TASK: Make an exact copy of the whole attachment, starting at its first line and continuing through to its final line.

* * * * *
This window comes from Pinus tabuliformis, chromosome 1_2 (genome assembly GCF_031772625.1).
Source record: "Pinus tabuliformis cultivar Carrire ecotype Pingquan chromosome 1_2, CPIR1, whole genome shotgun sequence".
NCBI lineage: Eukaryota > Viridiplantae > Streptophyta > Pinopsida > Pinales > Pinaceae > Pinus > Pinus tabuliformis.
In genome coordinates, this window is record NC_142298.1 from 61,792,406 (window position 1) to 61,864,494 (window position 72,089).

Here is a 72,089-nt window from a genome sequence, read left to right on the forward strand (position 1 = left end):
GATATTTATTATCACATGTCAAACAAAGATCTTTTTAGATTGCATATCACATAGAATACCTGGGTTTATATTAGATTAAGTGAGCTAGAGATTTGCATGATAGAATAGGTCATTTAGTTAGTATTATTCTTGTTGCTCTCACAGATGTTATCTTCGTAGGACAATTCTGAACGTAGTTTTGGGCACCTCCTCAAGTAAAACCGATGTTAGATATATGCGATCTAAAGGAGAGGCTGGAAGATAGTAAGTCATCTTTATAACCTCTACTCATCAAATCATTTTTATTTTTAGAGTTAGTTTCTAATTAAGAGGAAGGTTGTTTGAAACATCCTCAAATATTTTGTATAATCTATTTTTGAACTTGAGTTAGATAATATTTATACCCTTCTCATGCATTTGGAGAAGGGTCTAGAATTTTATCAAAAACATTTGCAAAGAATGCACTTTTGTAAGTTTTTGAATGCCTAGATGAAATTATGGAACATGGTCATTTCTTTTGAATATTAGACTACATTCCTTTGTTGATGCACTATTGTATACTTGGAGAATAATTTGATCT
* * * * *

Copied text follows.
This window comes from Pinus tabuliformis, chromosome 1_2 (genome assembly GCF_031772625.1).
Source record: "Pinus tabuliformis cultivar Carrire ecotype Pingquan chromosome 1_2, CPIR1, whole genome shotgun sequence".
NCBI lineage: Eukaryota > Viridiplantae > Streptophyta > Pinopsida > Pinales > Pinaceae > Pinus > Pinus tabuliformis.
In genome coordinates, this window is record NC_142298.1 from 61,792,406 (window position 1) to 61,864,494 (window position 72,089).

Here is a 72,089-nt window from a genome sequence, read left to right on the forward strand (position 1 = left end):
GATATTTATTATCACATGTCAAACAAAGATCTTTTTAGATTGCATATCACATAGAATACCTGGGTTTATATTAGATTAAGTGAGCTAGAGATTTGCATGATAGAATAGGTCATTTAGTTAGTATTATTCTTGTTGCTCTCACAGATGTTATCTTCGTAGGACAATTCTGAACGTAGTTTTGGGCACCTCCTCAAGTAAAACCGATGTTAGATATATGCGATCTAAAGGAGAGGCTGGAAGATAGTAAGTCATCTTTATAACCTCTACTCATCAAATCATTTTTATTTTTAGAGTTAGTTTCTAATTAAGAGGAAGGTTGTTTGAAACATCCTCAAATATTTTGTATAATCTATTTTTGAACTTGAGTTAGATAATATTTATACCCTTCTCATGCATTTGGAGAAGGGTCTAGAATTTTATCAAAAACATTTGCAAAGAATGCACTTTTGTAAGTTTTTGAATGCCTAGATGAAATTATGGAACATGGTCATTTCTTTTGAATATTAGACTACATTCCTTTGTTGATGCACTATTGTATACTTGGAGAATAATTTGATCT